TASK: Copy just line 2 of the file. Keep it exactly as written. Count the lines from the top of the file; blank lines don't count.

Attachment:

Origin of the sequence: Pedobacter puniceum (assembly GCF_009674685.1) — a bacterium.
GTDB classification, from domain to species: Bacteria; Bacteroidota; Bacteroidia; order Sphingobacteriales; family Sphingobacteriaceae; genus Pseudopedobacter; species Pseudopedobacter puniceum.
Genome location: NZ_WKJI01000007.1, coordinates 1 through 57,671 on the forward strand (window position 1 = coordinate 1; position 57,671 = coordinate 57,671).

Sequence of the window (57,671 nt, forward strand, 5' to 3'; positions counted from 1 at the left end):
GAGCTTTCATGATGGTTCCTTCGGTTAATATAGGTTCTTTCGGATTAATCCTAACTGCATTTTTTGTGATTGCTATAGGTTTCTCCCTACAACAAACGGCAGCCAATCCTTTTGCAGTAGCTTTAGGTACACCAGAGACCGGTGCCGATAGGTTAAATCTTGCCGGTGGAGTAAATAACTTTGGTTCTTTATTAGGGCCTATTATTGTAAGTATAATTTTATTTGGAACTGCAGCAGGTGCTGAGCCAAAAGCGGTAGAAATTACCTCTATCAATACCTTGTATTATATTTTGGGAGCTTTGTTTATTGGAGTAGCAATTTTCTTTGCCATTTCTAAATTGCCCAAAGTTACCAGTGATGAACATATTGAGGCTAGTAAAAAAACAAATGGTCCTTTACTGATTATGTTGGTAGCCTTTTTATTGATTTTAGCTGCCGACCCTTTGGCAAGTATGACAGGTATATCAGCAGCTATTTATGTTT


GTDB classification, from domain to species: Bacteria; Bacteroidota; Bacteroidia; order Sphingobacteriales; family Sphingobacteriaceae; genus Pseudopedobacter; species Pseudopedobacter puniceum.